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Image shows a stack of $100 bills in the front pocket of a person's blazer, with the person's finger pointing to the money. SmartAsset used IRS data to conduct the latest edition of its study on the states with the largest increases in million-dollar earners.

The number of Americans pulling in seven figures a year is on the rise. IRS data shows that less than three in 1,000 taxpayers earned over $1 million in 2018, up from less than two in 1,000 back in 2013. Those who have the good fortune of clearing the $1 million mark in annual income, or those looking to be strategic about reaching this threshold, may find it useful to consult a professional financial advisor. SmartAsset wanted to find out where millionaires are growing the fastest, so we identified the states with the largest increases in million-dollar earners.

To do this, we compared the number of tax returns filed by people earning at least $1 million in 2013 with the total in 2018. For details on our data sources and how we put all the information together to create our final rankings, check out the Data and Methodology section below.

This is the second time SmartAsset has crunched data on million-dollar earners. Here’s the link to the first study.

Key Findings

  • Only one state saw a decrease in million-dollar earners. Between 2013 and 2018, the number of tax returns filed by million-dollar earners increased in every state and the District of Columbia except for one – North Dakota. The total number of North Dakotan seven-figure tax returns fell 8.49% over those five years. In fact, there is only one other state where this figure didn’t rise by more than 20% in that time – Oklahoma, which saw an increase of just 12.38%.
  • The biggest fortunes are out West. Eight of the top 10 states in our study are located in the West, per Census Bureau designations. Million-dollar earners in Washington, Utah, Oregon, Idaho, Arizona, Colorado, Hawaii and Nevada nearly doubled from roughly 26,000 in 2013 to almost 51,100 in 2018. The only geographical outliers in the top 10 are North Carolina and South Carolina. Both states almost doubled their millionaires in five years from roughly 8,600 in 2013 to more than 15,900 in 2018.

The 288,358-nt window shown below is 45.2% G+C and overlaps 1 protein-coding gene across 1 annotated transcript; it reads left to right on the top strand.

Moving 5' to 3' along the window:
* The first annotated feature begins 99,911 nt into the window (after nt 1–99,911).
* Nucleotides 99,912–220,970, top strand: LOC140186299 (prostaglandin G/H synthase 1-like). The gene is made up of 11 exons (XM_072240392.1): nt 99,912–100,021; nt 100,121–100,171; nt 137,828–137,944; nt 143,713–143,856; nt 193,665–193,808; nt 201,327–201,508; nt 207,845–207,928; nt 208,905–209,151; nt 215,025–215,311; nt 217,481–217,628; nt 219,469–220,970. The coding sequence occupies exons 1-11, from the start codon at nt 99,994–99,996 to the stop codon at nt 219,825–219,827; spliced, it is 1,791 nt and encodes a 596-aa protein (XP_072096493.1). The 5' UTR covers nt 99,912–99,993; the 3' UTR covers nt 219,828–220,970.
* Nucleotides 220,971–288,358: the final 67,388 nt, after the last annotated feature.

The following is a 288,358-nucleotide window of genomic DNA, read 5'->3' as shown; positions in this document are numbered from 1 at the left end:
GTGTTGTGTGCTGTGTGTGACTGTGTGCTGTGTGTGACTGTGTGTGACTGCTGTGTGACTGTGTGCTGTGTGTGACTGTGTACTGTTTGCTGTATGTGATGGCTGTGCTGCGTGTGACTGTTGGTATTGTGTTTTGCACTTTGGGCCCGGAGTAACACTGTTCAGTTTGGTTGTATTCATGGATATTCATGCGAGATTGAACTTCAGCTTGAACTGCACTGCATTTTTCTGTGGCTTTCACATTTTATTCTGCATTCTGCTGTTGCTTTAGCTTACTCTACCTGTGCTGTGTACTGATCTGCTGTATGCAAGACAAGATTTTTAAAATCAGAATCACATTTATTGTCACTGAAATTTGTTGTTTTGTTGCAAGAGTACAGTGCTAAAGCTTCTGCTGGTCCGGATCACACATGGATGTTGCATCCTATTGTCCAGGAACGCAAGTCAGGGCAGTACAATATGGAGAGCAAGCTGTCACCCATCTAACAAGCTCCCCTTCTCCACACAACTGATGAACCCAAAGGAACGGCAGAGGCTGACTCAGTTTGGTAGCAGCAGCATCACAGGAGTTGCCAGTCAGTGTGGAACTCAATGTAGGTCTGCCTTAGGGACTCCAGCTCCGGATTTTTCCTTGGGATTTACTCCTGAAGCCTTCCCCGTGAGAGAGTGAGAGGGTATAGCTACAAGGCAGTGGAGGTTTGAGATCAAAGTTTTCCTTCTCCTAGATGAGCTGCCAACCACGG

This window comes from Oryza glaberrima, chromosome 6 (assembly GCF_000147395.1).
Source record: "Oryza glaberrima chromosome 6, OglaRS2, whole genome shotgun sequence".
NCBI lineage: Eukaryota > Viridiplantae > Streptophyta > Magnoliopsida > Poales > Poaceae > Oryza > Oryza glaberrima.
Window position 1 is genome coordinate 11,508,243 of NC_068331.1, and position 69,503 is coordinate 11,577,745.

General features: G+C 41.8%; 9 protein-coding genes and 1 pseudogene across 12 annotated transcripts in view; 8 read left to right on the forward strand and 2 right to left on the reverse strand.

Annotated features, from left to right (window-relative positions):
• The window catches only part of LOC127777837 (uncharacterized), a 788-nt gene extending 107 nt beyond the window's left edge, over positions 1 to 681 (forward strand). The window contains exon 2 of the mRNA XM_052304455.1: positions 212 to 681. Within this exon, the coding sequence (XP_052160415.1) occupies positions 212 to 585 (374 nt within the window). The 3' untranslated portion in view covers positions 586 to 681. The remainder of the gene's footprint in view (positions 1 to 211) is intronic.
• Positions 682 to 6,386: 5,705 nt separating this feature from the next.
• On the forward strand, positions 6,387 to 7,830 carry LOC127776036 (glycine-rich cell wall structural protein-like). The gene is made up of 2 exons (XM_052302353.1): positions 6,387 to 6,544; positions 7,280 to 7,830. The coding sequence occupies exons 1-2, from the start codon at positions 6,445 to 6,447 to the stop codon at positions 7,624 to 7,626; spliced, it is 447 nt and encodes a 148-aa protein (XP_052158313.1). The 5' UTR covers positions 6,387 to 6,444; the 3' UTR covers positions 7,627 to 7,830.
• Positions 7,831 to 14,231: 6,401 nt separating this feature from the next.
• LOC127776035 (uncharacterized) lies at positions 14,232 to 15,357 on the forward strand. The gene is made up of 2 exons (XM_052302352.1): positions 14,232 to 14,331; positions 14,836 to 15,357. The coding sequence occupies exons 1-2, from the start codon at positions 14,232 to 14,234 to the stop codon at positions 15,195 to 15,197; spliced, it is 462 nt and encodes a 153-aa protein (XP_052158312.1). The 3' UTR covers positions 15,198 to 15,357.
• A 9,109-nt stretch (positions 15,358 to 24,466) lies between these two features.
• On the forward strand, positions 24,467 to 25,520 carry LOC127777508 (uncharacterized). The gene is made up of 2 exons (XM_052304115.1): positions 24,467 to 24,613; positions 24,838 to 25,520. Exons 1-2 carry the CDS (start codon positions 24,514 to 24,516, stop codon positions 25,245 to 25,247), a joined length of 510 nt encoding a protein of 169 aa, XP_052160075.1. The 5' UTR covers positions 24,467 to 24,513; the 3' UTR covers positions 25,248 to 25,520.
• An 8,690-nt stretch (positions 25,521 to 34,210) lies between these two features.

1. Washington

Washington State claims first place, with a 120.76% increase of million-dollar earners in five years. In 2013, the state had 7,080 tax returns filed by people making at least $1 million. In 2018, that number more than doubled to 15,630.

2. Utah

Utah only had 2,010 million-dollar tax returns in 2013 (of a total of about 1.2 million total tax returns filed). But by 2018, that number grew to 3,960 (of a total of about 1.4 million total tax returns filed), an increase of 97.01%.

3. Oregon

The number of Oregonian millionaires grew 95.08% in just five years. In 2013, there were only 2,440 tax returns filed by million-dollar earners. But in 2018, they nearly doubled to 4,760.

4. Idaho

The number of tax returns filed by millionaires in Idaho grew 88.64% in just five years, nearly doubling from 880 in 2013 to 1,660 in 2018.

5. Arizona

The number of million-dollar earners in Arizona grew 87.38% in five years. In 2013, there were 4,280, and by 2018, the total of millionaire tax filers in the state grew to 8,020.

Our Arizona income tax calculator can provide a snapshot of your tax consequences if you’re a Grand Canyon State resident or thinking of relocating.